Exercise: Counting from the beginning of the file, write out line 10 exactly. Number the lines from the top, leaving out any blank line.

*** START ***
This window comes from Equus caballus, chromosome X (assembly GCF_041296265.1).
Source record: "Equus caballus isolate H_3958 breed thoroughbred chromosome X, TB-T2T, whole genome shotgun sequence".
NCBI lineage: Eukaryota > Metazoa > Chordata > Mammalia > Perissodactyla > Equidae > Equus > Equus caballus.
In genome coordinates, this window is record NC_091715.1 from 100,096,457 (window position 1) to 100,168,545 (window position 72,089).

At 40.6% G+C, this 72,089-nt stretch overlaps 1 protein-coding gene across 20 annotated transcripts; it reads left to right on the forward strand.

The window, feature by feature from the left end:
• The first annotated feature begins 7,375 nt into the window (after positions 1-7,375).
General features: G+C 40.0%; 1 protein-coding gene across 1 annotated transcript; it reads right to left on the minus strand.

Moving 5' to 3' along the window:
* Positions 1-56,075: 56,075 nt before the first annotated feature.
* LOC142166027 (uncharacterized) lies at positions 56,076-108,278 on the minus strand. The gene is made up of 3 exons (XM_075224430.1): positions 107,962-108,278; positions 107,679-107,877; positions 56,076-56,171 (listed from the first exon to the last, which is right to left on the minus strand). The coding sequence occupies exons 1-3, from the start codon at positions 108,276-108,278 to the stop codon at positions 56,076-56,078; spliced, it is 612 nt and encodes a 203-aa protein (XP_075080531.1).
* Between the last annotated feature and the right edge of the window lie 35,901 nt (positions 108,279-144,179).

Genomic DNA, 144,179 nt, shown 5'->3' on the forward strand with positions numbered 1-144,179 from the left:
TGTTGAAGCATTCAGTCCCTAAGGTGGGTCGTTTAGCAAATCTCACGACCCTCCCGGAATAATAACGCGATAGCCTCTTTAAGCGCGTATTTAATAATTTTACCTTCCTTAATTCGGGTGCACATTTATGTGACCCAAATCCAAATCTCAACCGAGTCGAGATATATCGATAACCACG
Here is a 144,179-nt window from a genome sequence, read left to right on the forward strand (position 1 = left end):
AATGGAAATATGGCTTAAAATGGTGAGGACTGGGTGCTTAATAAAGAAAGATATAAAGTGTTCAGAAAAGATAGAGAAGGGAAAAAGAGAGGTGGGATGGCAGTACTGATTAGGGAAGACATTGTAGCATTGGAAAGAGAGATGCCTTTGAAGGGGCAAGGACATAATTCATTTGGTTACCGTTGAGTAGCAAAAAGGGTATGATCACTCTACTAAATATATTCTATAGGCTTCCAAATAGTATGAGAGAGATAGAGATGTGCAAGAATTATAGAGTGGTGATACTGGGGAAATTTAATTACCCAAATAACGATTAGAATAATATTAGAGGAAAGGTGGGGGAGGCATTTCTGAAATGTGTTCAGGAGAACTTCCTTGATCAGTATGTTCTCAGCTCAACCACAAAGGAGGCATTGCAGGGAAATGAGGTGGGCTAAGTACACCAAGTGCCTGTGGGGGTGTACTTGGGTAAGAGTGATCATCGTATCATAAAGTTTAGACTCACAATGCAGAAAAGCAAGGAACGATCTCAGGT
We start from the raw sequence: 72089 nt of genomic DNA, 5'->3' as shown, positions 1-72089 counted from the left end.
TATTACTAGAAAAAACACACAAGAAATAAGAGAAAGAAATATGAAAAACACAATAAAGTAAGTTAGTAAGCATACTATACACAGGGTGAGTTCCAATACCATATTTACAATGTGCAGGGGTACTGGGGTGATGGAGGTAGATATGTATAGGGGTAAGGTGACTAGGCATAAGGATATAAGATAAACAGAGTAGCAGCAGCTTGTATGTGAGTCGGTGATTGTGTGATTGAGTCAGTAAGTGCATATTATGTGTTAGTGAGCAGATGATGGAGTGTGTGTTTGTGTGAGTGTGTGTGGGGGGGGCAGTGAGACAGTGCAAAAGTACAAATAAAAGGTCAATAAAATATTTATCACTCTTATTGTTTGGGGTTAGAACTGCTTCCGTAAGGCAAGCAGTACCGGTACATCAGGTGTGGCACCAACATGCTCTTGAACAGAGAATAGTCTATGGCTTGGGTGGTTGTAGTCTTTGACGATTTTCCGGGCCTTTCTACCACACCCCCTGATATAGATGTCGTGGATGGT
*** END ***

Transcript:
* Positions 1-56,075: 56,075 nt before the first annotated feature.